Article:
Open your own bank account

Depending on where you are, you may be able to open a bank account in your own name and keep it a secret from your abuser. Because many banks will ask for “proof of address” to open an account—like an electricity bill—you will need to have a trusted partner or family member who can provide you with an address. Once your own bank account is open, you will be able to deposit savings into the account or use the associated debit card for private transactions.

Use cash and other bearer assets

Without your own bank account, there are still a few ways you can achieve some financial autonomy, save for the future, and spend money without letting those around you know. Cash immediately comes to mind, though it can be hard to store. Putting away 10 USD every week might not raise much suspicion, but it will accumulate to a respectable emergency stash after just half a year.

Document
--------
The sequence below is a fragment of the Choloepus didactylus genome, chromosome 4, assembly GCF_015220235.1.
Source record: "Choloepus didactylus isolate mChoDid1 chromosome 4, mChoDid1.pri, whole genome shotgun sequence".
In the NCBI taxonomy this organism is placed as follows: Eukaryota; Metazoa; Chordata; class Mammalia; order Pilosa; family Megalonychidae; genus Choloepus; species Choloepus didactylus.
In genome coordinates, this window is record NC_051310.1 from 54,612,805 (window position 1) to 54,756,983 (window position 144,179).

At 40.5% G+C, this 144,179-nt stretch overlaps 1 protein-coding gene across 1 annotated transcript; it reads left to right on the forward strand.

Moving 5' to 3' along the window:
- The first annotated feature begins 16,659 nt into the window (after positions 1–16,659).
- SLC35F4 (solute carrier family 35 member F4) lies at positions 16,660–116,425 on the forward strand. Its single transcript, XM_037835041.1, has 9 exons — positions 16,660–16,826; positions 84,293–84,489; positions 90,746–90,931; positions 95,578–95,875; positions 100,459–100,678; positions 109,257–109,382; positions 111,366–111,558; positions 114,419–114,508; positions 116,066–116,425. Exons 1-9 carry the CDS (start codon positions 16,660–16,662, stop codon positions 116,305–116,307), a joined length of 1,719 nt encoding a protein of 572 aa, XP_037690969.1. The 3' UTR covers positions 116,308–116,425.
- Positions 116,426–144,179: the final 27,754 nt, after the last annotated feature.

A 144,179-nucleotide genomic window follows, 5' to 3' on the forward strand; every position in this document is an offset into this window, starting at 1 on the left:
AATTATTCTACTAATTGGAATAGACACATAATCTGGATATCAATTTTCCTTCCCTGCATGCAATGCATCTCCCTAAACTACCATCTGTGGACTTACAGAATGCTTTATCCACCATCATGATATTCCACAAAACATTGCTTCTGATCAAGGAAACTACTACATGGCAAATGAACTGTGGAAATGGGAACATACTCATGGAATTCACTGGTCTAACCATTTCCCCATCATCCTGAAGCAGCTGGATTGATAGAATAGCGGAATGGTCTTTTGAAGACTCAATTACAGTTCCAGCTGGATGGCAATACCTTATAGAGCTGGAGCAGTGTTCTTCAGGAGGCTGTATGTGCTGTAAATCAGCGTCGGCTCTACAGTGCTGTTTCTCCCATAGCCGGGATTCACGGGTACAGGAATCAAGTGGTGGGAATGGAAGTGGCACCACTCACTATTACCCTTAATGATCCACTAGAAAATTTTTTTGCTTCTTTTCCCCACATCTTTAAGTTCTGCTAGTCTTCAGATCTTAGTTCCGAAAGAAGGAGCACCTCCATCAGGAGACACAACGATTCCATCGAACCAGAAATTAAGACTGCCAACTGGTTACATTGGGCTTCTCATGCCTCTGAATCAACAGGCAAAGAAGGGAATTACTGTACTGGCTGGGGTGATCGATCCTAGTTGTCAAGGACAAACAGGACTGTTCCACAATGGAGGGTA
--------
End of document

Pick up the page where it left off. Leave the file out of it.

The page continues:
Gold is also an option, especially for long-term savings. Significantly large sums of gold will take up very little space, and unlike paper cash, it does not degrade over time. Gold can also come in the form of jewelry or be incorporated into other daily objects like watches, which often makes it easier to attribute ownership, for example in court.

Cryptocurrencies like Bitcoin allow you to spend money online relatively anonymously. Unlike cash or gold, it is possible to store Bitcoin online where it is harder to steal and easier to hide than cash or gold.